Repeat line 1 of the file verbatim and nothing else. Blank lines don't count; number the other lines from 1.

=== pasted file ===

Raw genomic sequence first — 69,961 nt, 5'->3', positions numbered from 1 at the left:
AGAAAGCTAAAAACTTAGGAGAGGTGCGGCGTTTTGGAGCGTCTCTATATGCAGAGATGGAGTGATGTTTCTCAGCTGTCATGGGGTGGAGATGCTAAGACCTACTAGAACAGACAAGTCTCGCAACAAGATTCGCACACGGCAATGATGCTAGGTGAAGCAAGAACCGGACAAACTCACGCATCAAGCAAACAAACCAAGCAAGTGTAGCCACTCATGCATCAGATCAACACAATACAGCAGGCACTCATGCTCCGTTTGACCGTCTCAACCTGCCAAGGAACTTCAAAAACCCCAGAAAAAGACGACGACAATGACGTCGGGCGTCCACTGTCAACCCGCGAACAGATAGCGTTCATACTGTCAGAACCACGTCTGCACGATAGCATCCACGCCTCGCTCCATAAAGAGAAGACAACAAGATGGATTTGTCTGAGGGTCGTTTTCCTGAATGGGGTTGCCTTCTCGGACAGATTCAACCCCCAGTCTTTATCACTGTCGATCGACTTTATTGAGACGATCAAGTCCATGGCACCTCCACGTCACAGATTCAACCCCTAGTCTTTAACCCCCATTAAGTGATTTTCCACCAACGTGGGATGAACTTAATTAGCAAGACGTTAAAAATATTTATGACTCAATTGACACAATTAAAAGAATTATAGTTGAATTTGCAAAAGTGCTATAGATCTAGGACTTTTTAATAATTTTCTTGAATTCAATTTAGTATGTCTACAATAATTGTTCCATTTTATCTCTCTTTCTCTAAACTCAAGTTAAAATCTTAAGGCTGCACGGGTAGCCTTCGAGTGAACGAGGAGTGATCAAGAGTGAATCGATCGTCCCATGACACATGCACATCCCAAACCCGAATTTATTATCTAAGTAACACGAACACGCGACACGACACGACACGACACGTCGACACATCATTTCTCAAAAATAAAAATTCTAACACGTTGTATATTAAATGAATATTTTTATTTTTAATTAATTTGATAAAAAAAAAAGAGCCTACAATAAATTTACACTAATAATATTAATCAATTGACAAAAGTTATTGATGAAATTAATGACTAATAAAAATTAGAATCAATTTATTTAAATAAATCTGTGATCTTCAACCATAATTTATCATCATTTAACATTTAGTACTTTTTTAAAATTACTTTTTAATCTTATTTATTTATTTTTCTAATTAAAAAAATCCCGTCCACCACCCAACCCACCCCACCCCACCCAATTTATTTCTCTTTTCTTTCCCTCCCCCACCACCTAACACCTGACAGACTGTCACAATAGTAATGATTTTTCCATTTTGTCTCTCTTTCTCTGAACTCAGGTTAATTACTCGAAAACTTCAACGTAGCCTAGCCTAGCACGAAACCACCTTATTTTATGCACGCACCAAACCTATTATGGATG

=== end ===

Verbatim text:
Raw genomic sequence first — 69,961 nt, 5'->3', positions numbered from 1 at the left: